On Mars, the Ingenuity drone has - at the time of writing - taken two test flights.
These are not only to test the flight capability in Mars’ thin atmosphere, but also to test the programming capability of the operators back on Earth.
The instructions for each flight are written on Earth as a chain of commands and sent to the drone on Mars.
Continual commands are not practical as it takes nearly 13 minutes for each signal to reach Mars.
Jupiter: At the end of the month Jupiter lies just about 15 degrees above the south-eastern horizon, half-an-hour before sunrise.
Saturn: The ringed planet can also be found about 15 degrees above the southern horizon half-an-hour before sunrise.
The giant planets will be better placed against dark evening skies later in the year.
Uranus and Neptune: These planets are not visible this month.
Meteor shower: The Eta Aquarid meteor shower - so called because the point they appear to radiate from lies near the star Eta Aquarii - peaks on May 4 but this is a faint and unreliable shower.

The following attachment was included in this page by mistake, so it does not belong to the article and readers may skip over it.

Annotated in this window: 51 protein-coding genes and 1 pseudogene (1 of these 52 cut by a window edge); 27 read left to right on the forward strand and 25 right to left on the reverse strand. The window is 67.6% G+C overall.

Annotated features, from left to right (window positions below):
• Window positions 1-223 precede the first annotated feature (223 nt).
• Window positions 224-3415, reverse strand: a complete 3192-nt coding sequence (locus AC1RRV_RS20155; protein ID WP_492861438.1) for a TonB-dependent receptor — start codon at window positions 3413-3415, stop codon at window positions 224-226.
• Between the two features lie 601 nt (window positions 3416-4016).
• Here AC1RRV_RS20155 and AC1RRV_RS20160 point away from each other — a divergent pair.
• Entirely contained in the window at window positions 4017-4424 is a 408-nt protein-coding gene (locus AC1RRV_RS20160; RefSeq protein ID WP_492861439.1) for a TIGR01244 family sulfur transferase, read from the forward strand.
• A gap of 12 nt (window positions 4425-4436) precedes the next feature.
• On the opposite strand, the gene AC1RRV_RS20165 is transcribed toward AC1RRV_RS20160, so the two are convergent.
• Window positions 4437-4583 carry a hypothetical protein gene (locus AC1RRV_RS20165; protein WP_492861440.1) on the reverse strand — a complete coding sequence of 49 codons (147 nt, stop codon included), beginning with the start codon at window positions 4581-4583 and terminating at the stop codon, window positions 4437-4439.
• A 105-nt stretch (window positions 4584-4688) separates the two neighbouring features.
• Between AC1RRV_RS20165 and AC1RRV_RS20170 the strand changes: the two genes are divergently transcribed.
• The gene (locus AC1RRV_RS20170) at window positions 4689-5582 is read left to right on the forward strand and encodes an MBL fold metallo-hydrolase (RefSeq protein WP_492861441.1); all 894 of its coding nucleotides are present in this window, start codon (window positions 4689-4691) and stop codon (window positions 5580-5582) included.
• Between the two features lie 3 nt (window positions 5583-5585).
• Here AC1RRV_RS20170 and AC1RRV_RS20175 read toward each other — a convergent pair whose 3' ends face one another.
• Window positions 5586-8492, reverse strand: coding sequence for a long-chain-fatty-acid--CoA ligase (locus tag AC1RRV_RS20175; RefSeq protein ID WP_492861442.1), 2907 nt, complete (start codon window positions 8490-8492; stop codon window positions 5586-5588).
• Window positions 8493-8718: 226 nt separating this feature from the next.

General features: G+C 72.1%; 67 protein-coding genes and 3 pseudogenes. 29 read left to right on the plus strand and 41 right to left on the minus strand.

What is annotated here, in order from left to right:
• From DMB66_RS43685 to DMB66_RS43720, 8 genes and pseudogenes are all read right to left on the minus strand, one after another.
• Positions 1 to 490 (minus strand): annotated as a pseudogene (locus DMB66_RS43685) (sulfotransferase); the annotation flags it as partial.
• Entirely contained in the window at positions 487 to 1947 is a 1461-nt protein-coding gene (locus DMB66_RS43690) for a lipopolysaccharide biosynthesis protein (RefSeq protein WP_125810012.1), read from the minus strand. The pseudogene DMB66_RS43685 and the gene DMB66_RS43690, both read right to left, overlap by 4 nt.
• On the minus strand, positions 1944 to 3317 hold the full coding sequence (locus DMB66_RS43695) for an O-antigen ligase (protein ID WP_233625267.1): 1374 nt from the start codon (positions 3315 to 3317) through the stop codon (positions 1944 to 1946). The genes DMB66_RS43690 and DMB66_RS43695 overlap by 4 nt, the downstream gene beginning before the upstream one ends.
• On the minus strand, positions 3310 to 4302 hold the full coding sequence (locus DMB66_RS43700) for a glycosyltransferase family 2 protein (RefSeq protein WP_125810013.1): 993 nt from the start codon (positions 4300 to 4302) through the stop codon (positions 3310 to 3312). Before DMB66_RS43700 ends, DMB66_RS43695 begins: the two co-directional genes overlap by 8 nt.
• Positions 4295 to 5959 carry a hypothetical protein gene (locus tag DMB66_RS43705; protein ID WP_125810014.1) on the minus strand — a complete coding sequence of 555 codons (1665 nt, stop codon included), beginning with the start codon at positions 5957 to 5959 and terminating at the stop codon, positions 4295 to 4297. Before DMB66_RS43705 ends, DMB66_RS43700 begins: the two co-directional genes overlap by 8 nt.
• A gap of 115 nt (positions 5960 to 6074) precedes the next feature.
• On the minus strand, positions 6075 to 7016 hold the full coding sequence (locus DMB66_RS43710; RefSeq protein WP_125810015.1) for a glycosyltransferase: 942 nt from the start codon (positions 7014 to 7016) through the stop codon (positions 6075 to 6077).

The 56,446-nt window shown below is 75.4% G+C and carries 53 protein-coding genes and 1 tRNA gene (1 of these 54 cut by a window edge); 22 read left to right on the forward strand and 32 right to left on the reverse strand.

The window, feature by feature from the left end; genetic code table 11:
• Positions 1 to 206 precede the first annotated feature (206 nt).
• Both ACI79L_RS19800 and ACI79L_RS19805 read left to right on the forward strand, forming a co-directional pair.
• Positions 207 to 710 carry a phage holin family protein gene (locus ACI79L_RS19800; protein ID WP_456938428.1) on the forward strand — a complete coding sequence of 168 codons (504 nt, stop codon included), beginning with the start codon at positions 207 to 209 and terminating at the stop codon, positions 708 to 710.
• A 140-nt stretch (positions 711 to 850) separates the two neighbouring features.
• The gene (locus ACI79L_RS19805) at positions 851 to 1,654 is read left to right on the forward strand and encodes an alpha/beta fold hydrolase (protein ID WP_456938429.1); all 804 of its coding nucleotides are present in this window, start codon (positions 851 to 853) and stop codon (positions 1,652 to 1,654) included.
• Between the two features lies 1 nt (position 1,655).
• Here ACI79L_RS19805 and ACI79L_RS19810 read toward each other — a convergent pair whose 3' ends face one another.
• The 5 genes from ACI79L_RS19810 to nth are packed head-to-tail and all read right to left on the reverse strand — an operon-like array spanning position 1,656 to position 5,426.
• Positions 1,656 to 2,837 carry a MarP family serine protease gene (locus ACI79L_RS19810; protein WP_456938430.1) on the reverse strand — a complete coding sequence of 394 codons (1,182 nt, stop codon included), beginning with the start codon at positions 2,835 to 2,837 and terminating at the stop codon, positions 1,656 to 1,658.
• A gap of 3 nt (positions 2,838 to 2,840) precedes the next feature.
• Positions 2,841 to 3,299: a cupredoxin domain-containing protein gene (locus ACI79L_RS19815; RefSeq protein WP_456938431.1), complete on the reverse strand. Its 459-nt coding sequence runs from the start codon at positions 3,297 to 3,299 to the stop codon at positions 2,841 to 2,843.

It is still possible to see sporadic (non-shower) meteors like the Cotswold meteor of last month.
Comet: There is a comet in our skies during April, but it is very faint and will need a telescope to be seen.
This is comet 7P Pons/Winnecke, named after the 19C French astronomers who discovered it.
It is a periodic comet which means it returns every so often - approximately 93 years, in this case.
It passed so close in 1927 that it was feared that it might collide with the Earth.
'Close' is an astronomical term – the comet came within 40 million miles of the Earth while the Moon is only ¼ million miles from the Earth.
So, the comet was about 1,600 times further away than the Moon however, relative to astronomical distances, this is regarded as 'close'.
The Last Quarter Moon occurs on May 3 with New Moon on May 11. First Quarter follows on May 20 with Full Moon at the end of the month on May 27.
Data supplied by Simon Harding, observations secretary for Torbay Astronomical Society
The next meeting of the Torbay Astronomical Society, complying with the current Covid regulations will be online via Zoom.
For details contact the secretary TAS on email@example.com . Visitors and prospective members especially welcome.